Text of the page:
The Paris AgreementHow did The Paris Agreement Start?

The language for the Paris Agreement was negotiated by representatives of 196 state parties at the 21st Conference of the Parties of the UNFCCC in Le Bourget, France from November 30, 2015 to December 12, 2015. It was adopted by consensus on December 12, 2015. 195 UNFCCC (United Nations Framework Convention on Climate Change) members had signed the agreement as of March 2019, and 185 have become party to it.

The Paris Agreement

The Paris Agreement is an agreement within the United Nations Framework Convention on Climate Change that aims to decrease global warming by mitigating greenhouse gas emissions, adaptation and finance. Its long term goal is to prevent the global average in temperature from getting anywhere near, two degrees Celsius above preindustrial levels. As well, it aims to limit the actual increase to 1.5 degrees Celsius. These things would help to reduce the risks and effects of climate change.   

A focus of the Paris Agreement is that each country that is a part of it must determine, plan, and regularly report on the contribution that it undertakes to mitigate global warming. There is no set date or timeline for when a country needs to set targets for itself or the kinds of targets it needs to set, but each target is supposed to go beyond that country’s previously set targets.

U.S. and the Paris Agreement

The United States had been a key player in the Paris Agreement. Its pledge to reduce emissions accounted for more than a fifth of all emissions that were to be avoided through 2030. This was 21% of the total pledged by all other nations.

In June of 2017, Donald Trump announced that he is going to withdraw the Untied States from the Paris Agreement. Under the agreement, the earliest the U.S. is allowed to withdraw is November 2020. This is just before his current term ends. Even though the U.S. is not officially allowed to withdraw from the agreement, the current administration has already changed policies that are contrary to what the U.S. committed to do as their part of the agreement.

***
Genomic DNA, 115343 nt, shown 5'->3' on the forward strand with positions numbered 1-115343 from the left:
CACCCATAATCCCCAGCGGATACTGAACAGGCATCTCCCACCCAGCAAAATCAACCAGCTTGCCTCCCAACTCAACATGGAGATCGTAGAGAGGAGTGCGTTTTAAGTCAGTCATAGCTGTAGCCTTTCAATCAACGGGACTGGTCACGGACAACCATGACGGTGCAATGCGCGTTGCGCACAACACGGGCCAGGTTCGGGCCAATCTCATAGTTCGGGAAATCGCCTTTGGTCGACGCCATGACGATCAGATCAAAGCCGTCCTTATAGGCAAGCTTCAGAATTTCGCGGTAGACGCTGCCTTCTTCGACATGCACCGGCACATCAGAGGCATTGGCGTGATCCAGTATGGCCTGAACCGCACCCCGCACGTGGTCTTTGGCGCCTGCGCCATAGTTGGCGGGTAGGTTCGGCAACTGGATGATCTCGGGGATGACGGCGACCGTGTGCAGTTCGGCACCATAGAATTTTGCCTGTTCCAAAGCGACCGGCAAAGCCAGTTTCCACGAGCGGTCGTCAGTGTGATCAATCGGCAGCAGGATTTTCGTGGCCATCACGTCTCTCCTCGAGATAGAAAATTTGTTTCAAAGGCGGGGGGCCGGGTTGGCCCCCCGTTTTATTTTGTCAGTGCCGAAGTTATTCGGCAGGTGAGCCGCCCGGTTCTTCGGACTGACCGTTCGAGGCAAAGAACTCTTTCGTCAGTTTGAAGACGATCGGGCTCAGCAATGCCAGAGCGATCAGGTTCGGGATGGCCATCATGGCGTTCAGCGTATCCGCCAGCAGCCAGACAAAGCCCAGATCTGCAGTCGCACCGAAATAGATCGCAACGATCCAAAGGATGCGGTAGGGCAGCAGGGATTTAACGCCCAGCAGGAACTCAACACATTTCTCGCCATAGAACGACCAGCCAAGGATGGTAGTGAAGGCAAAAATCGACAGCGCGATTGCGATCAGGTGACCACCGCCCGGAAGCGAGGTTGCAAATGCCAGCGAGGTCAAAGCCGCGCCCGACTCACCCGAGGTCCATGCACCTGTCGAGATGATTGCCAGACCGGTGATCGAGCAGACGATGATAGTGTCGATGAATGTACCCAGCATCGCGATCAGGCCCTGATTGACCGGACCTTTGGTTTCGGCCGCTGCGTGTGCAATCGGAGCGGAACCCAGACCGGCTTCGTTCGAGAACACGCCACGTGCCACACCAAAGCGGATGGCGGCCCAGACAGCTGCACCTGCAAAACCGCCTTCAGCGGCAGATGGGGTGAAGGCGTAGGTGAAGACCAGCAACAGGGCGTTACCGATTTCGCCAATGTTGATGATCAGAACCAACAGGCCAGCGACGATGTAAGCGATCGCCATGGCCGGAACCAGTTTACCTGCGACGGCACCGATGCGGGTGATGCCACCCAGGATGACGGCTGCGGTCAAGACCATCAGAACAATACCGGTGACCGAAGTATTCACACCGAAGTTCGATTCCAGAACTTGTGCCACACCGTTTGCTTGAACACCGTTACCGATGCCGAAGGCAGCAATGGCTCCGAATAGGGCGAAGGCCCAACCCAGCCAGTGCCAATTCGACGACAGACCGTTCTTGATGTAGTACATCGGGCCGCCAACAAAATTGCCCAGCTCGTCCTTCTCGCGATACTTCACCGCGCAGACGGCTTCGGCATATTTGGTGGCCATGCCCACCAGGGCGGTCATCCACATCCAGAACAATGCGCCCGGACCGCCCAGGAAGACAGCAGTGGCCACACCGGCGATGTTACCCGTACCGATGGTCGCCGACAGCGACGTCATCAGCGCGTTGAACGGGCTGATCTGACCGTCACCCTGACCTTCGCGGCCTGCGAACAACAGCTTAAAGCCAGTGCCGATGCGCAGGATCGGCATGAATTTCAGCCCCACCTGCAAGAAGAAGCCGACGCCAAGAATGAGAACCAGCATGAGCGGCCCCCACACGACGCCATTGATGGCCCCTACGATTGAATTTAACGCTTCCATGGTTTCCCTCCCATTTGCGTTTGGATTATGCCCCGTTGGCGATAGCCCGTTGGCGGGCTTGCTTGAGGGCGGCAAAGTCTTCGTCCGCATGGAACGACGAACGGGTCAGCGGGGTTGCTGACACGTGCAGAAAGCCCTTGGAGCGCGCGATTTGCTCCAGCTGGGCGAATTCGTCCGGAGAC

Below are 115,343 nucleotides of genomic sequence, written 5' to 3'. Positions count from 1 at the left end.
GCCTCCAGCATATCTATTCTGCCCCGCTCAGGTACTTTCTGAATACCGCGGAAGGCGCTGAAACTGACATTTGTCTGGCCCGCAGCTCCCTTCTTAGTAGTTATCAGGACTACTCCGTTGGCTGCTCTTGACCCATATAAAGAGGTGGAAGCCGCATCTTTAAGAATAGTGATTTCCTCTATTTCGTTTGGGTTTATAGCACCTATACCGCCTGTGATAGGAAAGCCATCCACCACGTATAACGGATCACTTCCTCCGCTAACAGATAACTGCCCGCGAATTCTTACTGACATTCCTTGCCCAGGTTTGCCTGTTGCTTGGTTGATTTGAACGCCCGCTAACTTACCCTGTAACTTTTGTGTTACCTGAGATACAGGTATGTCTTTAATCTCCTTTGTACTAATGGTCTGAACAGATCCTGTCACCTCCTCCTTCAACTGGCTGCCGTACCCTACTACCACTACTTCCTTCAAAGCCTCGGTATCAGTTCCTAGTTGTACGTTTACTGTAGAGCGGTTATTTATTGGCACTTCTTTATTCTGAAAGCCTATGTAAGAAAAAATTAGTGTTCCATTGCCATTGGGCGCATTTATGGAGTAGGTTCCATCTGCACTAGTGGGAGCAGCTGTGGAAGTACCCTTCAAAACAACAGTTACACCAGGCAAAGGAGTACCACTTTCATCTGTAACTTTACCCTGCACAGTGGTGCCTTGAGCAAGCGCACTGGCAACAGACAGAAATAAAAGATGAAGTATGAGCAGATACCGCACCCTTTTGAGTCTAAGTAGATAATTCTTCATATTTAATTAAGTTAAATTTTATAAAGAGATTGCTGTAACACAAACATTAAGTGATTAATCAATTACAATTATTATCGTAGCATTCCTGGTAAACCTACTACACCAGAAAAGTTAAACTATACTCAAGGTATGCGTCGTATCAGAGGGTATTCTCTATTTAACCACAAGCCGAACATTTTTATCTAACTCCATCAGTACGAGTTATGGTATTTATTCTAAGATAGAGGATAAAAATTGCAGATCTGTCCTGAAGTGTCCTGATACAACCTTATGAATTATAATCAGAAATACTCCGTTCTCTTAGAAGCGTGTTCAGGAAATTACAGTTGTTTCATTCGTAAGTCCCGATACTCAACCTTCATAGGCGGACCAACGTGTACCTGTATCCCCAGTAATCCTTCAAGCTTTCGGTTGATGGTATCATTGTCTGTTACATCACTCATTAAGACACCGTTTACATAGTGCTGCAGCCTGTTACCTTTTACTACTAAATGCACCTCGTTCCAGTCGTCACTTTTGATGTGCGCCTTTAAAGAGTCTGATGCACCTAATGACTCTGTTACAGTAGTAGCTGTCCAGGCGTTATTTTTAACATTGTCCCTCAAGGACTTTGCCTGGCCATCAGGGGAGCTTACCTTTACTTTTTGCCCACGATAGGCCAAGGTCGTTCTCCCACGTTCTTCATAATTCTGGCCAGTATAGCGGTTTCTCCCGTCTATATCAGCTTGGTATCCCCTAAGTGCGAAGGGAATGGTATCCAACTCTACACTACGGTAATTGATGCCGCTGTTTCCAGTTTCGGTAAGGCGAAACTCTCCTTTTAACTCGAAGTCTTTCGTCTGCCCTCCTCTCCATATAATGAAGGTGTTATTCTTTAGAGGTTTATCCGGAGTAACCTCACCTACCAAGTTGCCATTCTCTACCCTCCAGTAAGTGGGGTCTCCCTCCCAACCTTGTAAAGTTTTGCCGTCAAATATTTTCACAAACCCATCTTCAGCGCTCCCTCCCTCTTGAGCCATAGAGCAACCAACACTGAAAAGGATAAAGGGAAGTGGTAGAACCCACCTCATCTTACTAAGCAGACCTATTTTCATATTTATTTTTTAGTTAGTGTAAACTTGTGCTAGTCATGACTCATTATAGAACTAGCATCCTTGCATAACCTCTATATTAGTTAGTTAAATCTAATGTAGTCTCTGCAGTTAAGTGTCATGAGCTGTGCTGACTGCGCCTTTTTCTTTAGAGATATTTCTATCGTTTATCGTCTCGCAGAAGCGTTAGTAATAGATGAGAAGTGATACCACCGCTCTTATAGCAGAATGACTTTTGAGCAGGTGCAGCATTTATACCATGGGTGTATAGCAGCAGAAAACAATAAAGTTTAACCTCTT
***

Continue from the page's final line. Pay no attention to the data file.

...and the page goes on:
France and the Paris Agreement

Soon after Trump announced his intentions to withdraw the United States from the Paris Agreement, French Environment MInister Nicols Hulot announced France’s new commitment to ban all gasoline (petrol) and diesel vehicles by 2040 and that after 2022, they would no longer use coal to produce electricity. As well, France will be investing 5 billion Euros towards improving energy efficiency.

Norway and the Netherlands and the Paris Agreement

It can be said that Norway and the Netherlands were already progressive when it comes to emissions control, and in the Paris Agreement, they have continued to set stellar examples for others members.

In order to meet its emission target agreements under the Paris Agreement, Norway is going to ban the sale of petrol and diesel powered cars by 2025.

The Netherlands plans to ban the sale of automobiles powered by fossil fuels (the same as Norway) by 2030. Its electric, Dutch national rail network is already entirely powered by wind energy. Their House of Representatives passed a bill in June of 2018 mandating that the Netherlands will cut its 1990 greenhouse-gas emissions level by 95% by 2050. This exceeds the Paris Agreement’s goals.

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